New low-cost battery could help store renewable energy

November 4, 2015, American Chemical Society
New low-cost battery could help store renewable energy

Wind and solar energy projects are growing at a respectable clip. But storing electric power for days when the air is still or when the sun goes down remains a challenge, largely due to cost. Now researchers are developing a new battery that could bring the price of storage to more affordable levels. They report their new battery that uses low-cost materials—sodium and magnesium—in ACS' journal Chemistry of Materials.

Today, lithium-ion batteries are the storage technology of choice for many applications, from electric cars to smartphones. And, it appears, saving up power for homes is next. For example, Tesla, the maker of luxury , is ambitiously expanding its lithium-ion technology to fill that niche and has already started rolling out systems to homeowners in a pilot project. But the $3,000 price tag for the pack itself plus installation costs put it out of reach for most customers. To make larger-scale energy storage more accessible, Maksym V. Kovalenko and colleagues wanted to develop an affordable alternative to lithium-ion.

The researchers started with magnesium as the battery's safe, inexpensive and high-energy density anode material and paired it with pyrite, which is made of iron and sulfur, as the cathode. The electrolyte—the electrically conducting component—contains sodium and magnesium ions. Testing showed that the resulting device's energy density was close to that of . It could get an additional two- to three-fold boost with further development of magnesium electrolytes. And because it's made with low-cost materials, it could one day help support grid-scale energy storage, the researchers say.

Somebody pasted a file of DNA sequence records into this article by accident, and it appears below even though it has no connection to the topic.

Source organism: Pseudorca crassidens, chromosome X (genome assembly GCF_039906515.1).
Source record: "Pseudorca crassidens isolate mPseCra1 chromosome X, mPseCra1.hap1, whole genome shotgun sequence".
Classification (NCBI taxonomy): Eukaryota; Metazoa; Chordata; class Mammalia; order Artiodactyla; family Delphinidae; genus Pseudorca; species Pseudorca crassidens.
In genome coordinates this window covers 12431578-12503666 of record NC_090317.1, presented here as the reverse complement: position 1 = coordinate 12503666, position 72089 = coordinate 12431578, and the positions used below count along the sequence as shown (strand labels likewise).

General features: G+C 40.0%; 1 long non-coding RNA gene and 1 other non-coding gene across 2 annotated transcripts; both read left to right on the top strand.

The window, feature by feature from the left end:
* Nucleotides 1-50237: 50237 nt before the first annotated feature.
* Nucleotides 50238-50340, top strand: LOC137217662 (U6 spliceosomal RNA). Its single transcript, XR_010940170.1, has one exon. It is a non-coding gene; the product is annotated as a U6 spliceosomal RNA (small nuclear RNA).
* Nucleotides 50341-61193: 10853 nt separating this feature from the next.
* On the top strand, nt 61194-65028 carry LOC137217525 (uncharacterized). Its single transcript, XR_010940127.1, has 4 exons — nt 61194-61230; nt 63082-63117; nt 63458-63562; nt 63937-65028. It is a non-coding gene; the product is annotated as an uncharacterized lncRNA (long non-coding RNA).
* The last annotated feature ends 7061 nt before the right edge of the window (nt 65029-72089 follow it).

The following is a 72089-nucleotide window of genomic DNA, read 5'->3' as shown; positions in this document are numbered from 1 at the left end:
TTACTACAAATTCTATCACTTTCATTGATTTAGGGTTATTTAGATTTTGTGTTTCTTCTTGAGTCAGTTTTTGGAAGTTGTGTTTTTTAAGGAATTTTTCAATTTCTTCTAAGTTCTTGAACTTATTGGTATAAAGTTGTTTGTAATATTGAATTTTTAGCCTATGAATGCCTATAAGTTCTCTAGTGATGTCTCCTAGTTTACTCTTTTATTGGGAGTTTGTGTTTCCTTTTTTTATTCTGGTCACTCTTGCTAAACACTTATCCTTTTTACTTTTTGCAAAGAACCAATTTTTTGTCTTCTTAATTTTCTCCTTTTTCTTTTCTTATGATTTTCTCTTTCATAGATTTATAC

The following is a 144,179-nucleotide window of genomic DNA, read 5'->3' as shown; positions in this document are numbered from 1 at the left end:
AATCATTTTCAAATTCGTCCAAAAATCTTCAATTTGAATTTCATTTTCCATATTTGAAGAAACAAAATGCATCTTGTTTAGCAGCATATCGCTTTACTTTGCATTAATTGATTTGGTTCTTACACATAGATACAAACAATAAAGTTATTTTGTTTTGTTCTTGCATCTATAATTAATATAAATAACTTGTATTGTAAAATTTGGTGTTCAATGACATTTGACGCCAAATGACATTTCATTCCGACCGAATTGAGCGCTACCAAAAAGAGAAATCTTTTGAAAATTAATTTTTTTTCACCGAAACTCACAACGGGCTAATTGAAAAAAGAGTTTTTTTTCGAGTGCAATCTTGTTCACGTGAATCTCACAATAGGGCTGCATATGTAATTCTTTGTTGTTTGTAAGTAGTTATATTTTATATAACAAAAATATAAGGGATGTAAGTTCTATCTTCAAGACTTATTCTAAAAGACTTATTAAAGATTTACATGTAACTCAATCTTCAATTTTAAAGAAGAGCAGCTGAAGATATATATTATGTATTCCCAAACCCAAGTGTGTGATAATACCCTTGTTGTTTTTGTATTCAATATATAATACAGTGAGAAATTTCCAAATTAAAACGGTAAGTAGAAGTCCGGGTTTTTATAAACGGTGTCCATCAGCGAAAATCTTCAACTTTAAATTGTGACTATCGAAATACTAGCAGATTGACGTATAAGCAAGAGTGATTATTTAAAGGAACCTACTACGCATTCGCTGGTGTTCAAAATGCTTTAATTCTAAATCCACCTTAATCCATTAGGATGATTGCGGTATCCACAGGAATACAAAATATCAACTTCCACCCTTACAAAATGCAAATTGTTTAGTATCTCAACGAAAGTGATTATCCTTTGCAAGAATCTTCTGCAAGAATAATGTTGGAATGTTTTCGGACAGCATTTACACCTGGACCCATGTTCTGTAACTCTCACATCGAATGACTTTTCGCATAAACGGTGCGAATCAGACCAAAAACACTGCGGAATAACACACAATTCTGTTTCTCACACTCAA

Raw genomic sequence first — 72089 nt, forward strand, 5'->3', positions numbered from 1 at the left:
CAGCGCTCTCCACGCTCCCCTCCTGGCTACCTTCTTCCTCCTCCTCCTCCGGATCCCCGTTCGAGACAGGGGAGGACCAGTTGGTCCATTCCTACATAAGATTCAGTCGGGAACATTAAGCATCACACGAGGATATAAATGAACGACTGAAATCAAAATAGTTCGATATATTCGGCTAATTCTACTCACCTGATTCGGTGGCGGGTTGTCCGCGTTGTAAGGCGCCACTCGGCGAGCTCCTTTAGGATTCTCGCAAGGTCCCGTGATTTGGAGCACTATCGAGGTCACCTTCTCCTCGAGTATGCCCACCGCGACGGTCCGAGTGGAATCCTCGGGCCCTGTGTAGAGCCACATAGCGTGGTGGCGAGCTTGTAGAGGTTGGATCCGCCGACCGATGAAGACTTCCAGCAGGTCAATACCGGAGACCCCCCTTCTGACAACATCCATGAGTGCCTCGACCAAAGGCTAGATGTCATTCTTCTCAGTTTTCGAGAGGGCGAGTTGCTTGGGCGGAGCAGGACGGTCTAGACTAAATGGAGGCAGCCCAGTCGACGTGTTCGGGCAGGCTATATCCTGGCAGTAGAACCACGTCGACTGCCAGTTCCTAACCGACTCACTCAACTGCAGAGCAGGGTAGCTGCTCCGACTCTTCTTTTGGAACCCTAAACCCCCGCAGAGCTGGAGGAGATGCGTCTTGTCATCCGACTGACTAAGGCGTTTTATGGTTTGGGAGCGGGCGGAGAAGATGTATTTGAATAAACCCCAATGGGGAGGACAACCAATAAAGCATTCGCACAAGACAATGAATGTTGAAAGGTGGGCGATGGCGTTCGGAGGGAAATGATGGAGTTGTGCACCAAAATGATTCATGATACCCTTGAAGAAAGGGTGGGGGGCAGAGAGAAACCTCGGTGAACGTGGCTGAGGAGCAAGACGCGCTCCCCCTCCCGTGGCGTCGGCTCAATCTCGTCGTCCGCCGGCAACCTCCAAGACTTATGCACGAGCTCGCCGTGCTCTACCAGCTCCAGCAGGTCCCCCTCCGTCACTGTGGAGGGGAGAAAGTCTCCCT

Explore further: New cathode material creates possibilities for sodium-ion batteries

More information: Marc Walter et al. Efficient and Inexpensive Sodium–Magnesium Hybrid Battery, Chemistry of Materials (2015). DOI: 10.1021/acs.chemmater.5b03531

We present a hybrid intercalation battery based on a sodium/magnesium (Na/Mg) dual salt electrolyte, metallic magnesium anode, and a cathode based on FeS2 nanocrystals (NCs). Compared to lithium or sodium, metallic magnesium anode is safer due to dendrite-free electroplating and offers extremely high volumetric (3833 mAh cm–3) and gravimetric capacities (2205 mAh g–1). Na-ion cathodes, FeS2 NCs in the present study, may serve as attractive alternatives to Mg-ion cathodes due to the higher voltage of operation and fast, highly reversible insertion of Na-ions. In this proof-of-concept study, electrochemical cycling of the Na/Mg hybrid battery was characterized by high rate capability, high Coulombic efficiency of 99.8%, and high energy density. In particular, with an average discharge voltage of ∼1.1 V and a cathodic capacity of 189 mAh g–1 at a current of 200 mA g–1, the presented Mg/FeS2 hybrid battery delivers energy densities of up to 210 Wh kg–1, comparable to commercial Li-ion batteries and approximately twice as high as state-of-the-art Mg-ion batteries based on Mo6S8 cathodes. Further significant gains in the energy density are expected from the development of Na/Mg electrolytes with a broader electrochemical stability window. Fully based on Earth-abundant elements, hybrid Na–Mg batteries are highly promising for large-scale stationary energy storage.

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2 / 5 (4) Nov 04, 2015
Placed in the towers or at the base of wind turbine generators, this can be a coal-and-nuke-killer.

It will be interesting to see which batteries work best, and which will be the ones to rid us of dirty power.

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